CALIFORNIA STATE UNIVERSITY, SACRAMENTO

PPA 210:
Political Environment of Policy Making

Spring, 1999

Professor Ted Lascher
3035 Tahoe (Business) Building
278-4864 (voice, office)
278-6544 (fax, office)
(530)7588-5687 (home-- no calls after 8:00 p.m.)
tedl@csus.edu
liznted@juno.com
Meeting time and place:
Monday, 6-8:50
Tahoe (Business) 1027

Office hours: Monday 4-6 & by appointment

OVERVIEW

One of the recurring themes in American history is the desire to remove politics (that great beast!) from policy making. Fortunately or unfortunately, we live in the real world. In that environment, politics matters. Decision makers commonly hold different values and interests, and attempt to advance them through a variety of means (e.g., deployment of resources, advantageous issue framing, bargaining). Outcomes frequently reflect participants' skills, clout, etc.

This course asks students to embrace the notion that politics matters, and then go beyond that. My aim is to develop your ability to diagnose the political factors that affect outcomes. The ultimate goal is to improve your effectiveness in the policy arena.

In emphasizing politics, I do not wish to argue that substantive arguments about the merits of policy are irrelevant. Indeed, during the semester we will consider evidence that policy deliberation not only should matter but does matter in the real world. Yet it’s also crucial to understand how the political situation affects reasoning about the merits of policy choices.

This course focuses mainly (although not exclusively) on the development stage of the policy process, and particularly efforts to secure enactment of legislation. I find legislative battles especially useful for illustrating key analytical points. However, students should remain aware that politics enters other forums and stages, including policy implementation.

CONDUCT OF THE SEMINAR

The term "seminar" is accurate. Conventional lectures will be limited to those situations where lecturing is the most effective way to convey key information and arguments. Most classes will be discussion oriented. While I will guide the conversation, summarize points and draw lessons, the bulk of class time will be devoted to exchange about course topics.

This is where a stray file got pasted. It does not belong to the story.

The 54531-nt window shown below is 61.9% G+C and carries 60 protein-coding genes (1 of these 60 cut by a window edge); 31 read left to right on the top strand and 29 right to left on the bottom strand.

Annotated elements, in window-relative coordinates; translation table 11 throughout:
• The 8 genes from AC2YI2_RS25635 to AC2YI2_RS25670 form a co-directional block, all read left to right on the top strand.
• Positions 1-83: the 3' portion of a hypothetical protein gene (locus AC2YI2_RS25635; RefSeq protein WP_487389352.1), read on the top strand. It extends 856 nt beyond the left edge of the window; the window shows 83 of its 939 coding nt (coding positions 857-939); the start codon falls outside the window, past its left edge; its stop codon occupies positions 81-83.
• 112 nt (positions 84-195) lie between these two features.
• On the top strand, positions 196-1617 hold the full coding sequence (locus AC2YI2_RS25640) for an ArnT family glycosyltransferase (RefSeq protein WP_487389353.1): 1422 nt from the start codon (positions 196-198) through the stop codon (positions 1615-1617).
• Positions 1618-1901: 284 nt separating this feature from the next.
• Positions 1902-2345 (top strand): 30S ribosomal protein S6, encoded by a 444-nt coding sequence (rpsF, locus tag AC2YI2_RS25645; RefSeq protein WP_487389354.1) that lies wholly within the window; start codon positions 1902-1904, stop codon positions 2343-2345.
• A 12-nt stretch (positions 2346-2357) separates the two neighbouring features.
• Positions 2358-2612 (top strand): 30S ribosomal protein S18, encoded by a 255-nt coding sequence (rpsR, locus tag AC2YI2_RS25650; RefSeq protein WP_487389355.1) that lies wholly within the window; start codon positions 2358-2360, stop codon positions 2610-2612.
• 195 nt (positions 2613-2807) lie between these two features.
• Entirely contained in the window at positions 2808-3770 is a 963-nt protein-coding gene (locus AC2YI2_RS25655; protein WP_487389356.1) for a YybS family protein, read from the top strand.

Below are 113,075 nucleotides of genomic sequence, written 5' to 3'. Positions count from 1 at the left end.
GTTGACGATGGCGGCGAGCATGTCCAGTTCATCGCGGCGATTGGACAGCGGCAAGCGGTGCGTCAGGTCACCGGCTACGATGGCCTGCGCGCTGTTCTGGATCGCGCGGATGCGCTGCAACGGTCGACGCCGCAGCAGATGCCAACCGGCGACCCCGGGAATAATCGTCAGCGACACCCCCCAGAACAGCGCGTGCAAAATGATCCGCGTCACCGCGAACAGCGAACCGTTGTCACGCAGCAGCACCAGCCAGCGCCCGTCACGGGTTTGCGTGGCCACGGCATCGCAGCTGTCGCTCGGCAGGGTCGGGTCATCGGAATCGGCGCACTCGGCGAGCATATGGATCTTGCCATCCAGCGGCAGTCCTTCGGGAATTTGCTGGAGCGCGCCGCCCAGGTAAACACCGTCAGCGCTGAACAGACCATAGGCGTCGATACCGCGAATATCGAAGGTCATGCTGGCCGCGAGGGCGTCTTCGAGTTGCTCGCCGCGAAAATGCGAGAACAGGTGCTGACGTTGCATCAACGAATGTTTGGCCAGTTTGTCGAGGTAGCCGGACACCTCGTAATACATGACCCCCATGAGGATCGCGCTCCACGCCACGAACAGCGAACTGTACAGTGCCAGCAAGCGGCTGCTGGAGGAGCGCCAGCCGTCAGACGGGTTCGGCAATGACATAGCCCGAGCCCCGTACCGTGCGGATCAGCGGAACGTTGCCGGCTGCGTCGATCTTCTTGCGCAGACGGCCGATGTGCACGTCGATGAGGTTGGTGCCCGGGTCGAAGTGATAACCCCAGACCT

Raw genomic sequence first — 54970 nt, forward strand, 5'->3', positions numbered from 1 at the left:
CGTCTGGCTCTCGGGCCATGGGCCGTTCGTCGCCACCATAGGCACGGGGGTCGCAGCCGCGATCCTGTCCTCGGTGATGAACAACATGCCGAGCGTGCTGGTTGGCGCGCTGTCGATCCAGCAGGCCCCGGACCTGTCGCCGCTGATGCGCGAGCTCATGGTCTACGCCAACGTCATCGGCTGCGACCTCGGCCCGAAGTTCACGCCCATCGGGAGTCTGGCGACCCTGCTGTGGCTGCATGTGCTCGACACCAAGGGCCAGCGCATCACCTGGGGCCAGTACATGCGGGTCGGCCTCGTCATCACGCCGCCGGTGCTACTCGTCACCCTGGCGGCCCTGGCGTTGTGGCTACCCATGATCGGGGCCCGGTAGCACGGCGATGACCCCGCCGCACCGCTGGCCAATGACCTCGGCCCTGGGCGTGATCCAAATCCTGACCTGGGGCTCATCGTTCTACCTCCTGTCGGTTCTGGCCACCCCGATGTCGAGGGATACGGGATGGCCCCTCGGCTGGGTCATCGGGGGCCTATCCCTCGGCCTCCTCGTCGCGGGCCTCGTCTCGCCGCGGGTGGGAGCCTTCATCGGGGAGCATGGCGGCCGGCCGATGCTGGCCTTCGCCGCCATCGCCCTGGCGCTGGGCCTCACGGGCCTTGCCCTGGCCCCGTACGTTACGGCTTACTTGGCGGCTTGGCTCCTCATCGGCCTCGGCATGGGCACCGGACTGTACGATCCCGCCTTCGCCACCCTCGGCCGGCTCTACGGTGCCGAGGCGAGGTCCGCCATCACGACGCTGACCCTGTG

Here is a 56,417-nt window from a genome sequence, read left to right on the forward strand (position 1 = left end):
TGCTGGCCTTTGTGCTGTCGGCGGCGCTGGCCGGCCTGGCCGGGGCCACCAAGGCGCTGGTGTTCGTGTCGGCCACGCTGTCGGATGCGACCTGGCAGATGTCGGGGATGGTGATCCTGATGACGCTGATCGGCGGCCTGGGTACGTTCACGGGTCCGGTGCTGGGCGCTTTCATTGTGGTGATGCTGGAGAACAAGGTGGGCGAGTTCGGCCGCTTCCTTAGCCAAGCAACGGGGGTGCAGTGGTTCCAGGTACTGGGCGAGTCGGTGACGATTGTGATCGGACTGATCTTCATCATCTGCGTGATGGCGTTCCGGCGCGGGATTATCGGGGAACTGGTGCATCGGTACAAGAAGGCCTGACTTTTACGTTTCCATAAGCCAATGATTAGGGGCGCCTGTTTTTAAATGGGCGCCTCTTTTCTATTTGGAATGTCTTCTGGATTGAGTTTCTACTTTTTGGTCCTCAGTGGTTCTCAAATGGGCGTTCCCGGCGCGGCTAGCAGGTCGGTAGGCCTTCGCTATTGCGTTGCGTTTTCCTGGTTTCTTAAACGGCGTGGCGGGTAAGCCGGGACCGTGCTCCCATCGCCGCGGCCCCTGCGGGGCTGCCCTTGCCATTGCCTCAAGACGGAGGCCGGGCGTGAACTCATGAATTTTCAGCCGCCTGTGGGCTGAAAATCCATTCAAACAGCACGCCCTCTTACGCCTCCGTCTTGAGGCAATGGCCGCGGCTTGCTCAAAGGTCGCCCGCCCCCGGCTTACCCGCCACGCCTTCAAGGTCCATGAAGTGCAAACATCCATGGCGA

Student participation is therefore not a luxury; it is essential to a successful course. I expect that students will come to class consistently, be prepared to discuss the week's readings, and be prepared to accept special in-class assignments such as leading a critique of a particular argument from the literature.

READINGS

All readings are available at the Hornet Bookstore. Most of the required readings are in a course packet. The packet contains articles and book chapters, as well as a number of case studies from the Kennedy School of Government at Harvard University (KSG).

The following books are also required.

Stephen Ansolabehre, Roy Behr, and Shanto Iyengar, The Media Game: American Politics in the Television Age (New York: MacMillan, 1993)

Lydia Ch�vez, The Color Bind: California’s Battle to End Affirmative Action (Berkeley: University of California Press, 1998)

John W. Kingdon, Agendas, Alternatives, and Public Policies, 2nd edition (New York: HarperCollins, 1995)

ASSIGNMENTS AND GRADING

There will be two short written assignments, an in-class mid-term examination, and a take-home final examination. The final examination will be based in part on "Auto Safety," the last case in your reading packet. Written assignment due dates are specified in the syllabus.

Course grades will be determined in accordance with the following weights:

Short written assignment #1 15%
Mid-term examination 20%
Short written assignment #2 15%
Final examination 30%
Class participation 20%

MAKE-UP ASSIGNMENTS AND MISSED CLASSES

Late assignments will not be accepted. At my discretion, a student who misses a deadline may be given a make-up assignment. Whether or not a penalty will be assessed depends on the reason (e.g., a family emergency constitutes a good reason; a competing requirement for another course does not).